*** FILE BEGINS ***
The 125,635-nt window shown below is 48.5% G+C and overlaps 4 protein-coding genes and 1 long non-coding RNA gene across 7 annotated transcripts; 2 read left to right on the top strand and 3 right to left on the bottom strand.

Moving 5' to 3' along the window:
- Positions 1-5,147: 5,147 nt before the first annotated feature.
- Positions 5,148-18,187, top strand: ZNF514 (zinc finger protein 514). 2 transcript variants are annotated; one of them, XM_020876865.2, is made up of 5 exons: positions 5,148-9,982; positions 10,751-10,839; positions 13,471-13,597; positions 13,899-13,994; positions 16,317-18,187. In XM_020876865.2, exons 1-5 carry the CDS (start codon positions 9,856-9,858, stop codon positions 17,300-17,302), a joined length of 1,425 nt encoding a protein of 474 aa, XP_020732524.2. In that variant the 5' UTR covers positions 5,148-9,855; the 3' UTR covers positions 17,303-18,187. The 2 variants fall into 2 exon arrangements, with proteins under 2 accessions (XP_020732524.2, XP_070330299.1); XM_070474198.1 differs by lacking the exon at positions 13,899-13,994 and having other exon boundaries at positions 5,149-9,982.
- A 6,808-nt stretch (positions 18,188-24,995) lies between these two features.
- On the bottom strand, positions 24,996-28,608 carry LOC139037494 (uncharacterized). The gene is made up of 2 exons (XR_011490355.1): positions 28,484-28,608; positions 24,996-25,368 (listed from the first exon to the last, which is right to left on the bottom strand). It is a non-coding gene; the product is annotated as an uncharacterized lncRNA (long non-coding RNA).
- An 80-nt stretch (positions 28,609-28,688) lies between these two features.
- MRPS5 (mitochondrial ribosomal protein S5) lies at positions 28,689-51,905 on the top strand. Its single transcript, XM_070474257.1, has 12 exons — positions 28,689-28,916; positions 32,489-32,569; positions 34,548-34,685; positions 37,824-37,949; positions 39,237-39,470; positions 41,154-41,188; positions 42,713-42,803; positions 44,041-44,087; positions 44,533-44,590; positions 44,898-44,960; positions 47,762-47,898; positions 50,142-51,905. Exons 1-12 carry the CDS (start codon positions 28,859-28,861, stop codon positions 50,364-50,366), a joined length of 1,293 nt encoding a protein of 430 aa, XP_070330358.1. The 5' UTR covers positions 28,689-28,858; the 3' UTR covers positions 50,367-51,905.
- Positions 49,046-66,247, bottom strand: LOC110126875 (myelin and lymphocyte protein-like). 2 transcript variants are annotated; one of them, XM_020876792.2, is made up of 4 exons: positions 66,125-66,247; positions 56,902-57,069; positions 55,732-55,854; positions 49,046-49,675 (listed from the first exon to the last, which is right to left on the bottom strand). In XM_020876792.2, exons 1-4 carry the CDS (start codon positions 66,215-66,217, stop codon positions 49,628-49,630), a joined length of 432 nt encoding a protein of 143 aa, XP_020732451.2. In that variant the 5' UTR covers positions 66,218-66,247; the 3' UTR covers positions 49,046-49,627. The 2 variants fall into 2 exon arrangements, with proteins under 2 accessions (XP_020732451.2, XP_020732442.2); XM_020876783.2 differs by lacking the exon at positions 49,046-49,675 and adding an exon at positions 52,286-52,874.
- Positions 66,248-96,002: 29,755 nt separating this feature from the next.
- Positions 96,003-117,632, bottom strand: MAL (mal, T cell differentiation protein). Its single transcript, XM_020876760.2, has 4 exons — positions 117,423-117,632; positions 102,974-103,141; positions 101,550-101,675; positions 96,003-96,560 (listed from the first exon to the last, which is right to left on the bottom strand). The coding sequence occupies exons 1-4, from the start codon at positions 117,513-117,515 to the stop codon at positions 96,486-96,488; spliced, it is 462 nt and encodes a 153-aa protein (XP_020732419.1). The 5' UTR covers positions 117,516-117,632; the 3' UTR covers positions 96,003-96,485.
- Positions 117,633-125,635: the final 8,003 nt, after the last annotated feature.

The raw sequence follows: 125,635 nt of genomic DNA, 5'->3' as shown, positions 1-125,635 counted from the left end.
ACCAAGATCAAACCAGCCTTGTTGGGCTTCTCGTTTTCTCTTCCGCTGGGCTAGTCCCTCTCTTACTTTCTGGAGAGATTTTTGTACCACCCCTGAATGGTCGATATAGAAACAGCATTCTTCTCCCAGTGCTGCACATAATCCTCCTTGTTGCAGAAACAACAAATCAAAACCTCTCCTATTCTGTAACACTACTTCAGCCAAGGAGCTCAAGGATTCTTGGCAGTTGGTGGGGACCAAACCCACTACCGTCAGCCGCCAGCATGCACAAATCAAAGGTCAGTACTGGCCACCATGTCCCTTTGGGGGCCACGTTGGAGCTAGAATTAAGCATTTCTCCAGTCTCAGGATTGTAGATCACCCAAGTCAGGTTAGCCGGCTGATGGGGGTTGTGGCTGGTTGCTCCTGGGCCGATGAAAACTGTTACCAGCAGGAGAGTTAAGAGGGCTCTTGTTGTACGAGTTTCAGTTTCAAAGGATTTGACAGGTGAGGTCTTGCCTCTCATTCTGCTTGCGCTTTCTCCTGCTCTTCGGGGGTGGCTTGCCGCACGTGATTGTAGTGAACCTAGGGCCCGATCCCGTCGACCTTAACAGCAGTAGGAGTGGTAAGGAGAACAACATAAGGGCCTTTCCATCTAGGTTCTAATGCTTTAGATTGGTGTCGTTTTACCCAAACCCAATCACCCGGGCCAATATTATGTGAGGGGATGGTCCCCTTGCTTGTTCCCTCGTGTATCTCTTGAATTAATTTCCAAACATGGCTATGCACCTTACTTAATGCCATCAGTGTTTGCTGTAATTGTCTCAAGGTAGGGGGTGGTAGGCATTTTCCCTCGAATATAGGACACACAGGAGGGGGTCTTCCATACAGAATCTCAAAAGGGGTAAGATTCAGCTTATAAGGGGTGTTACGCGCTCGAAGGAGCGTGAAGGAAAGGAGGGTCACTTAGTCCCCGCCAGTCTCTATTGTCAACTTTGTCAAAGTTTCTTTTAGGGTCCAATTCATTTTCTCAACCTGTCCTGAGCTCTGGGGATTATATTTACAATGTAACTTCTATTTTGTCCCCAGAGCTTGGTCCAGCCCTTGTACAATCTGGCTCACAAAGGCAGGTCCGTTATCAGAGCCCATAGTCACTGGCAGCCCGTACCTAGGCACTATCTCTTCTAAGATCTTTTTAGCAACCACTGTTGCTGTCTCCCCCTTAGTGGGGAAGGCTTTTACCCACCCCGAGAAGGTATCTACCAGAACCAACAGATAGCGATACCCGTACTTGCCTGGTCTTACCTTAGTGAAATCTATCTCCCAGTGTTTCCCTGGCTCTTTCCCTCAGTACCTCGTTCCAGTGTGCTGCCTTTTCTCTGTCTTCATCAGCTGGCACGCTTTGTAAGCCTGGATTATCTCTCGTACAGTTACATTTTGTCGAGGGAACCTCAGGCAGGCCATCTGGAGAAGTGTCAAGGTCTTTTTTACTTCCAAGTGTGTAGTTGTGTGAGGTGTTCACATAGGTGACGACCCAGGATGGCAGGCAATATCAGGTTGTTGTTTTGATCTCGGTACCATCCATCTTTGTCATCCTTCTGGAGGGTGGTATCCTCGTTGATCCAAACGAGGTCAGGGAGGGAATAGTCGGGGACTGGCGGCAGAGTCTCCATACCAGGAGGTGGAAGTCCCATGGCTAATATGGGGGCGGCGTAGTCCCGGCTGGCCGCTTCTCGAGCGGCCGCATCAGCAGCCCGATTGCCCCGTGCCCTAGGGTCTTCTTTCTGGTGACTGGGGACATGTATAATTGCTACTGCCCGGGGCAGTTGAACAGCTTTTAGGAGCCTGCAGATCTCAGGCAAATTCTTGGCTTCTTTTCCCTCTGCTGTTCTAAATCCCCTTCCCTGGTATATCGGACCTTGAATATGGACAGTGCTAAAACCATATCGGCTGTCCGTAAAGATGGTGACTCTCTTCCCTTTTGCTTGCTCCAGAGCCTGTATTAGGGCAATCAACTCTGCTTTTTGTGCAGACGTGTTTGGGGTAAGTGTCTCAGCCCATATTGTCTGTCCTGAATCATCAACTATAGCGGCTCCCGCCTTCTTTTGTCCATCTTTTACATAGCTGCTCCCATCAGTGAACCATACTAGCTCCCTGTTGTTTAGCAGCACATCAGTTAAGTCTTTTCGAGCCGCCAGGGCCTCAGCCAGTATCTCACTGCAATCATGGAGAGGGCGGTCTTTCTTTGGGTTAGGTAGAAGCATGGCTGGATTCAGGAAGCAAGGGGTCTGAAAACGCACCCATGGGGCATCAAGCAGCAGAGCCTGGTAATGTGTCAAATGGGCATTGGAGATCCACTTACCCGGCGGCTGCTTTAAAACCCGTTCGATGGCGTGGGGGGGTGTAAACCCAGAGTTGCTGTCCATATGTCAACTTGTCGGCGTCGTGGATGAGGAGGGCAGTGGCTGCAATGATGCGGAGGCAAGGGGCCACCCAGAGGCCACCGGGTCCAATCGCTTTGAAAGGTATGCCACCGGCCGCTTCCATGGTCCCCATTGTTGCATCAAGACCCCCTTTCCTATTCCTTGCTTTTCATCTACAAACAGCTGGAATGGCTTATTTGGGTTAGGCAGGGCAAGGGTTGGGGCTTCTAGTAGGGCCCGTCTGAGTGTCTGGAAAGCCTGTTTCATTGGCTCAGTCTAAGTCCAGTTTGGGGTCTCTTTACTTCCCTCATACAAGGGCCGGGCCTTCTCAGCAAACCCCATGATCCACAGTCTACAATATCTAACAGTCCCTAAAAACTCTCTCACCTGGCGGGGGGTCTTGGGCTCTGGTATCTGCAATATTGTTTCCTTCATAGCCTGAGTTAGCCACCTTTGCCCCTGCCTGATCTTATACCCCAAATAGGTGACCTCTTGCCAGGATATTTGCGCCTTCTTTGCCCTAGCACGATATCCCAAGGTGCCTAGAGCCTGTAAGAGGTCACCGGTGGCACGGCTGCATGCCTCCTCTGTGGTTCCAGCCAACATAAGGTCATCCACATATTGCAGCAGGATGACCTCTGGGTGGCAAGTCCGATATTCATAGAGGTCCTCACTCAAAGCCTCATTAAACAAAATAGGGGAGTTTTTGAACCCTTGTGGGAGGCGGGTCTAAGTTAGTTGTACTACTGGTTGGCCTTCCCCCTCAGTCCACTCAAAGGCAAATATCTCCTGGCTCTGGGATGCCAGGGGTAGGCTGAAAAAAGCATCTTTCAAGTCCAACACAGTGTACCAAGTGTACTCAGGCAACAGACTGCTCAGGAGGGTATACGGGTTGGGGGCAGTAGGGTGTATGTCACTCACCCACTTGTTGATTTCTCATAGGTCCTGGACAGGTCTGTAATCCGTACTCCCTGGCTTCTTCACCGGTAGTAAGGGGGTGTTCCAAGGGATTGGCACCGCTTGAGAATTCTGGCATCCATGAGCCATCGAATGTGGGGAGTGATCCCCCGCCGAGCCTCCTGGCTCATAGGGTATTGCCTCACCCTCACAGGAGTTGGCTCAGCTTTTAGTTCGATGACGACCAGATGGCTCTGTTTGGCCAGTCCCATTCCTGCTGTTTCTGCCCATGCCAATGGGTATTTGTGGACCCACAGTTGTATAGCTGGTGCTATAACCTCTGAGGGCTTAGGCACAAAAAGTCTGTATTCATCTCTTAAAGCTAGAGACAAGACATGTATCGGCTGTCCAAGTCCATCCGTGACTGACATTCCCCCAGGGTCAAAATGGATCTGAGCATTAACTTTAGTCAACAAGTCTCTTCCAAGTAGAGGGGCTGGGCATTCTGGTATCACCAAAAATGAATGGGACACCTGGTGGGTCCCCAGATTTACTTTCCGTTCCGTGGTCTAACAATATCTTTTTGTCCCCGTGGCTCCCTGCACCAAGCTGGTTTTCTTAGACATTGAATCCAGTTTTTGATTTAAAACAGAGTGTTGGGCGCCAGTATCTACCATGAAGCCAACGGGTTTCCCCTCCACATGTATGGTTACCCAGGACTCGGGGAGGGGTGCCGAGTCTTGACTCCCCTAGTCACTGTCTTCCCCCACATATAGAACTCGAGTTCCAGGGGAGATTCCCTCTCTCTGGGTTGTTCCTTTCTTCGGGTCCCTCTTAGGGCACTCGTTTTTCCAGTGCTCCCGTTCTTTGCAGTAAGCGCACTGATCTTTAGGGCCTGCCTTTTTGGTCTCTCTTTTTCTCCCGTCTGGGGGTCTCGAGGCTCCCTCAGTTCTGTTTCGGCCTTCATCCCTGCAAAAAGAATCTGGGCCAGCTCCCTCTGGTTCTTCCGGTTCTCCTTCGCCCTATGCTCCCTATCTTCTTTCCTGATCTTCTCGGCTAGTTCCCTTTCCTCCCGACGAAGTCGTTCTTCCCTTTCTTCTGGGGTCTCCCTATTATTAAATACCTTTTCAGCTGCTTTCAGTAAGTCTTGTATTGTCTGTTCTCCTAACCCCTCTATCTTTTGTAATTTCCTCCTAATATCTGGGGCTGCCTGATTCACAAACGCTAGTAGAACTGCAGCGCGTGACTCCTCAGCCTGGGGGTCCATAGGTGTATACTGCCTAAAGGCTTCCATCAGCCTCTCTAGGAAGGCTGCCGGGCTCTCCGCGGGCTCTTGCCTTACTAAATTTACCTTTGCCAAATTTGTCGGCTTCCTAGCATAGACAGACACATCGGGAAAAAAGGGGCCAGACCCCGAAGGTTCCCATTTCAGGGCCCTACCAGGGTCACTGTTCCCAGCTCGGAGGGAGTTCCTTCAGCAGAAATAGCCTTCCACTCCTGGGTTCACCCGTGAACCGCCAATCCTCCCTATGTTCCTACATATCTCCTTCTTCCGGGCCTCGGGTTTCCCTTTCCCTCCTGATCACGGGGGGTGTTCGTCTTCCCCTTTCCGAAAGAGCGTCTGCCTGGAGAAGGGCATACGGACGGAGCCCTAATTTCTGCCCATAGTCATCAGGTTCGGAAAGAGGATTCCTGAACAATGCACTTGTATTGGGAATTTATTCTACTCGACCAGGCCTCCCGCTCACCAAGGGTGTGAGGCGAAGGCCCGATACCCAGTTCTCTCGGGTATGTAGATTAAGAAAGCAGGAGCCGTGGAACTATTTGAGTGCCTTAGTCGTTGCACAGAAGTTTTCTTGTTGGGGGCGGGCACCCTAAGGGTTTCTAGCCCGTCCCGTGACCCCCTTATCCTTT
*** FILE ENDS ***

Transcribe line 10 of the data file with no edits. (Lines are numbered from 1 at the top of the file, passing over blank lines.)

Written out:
- Positions 66,248-96,002: 29,755 nt separating this feature from the next.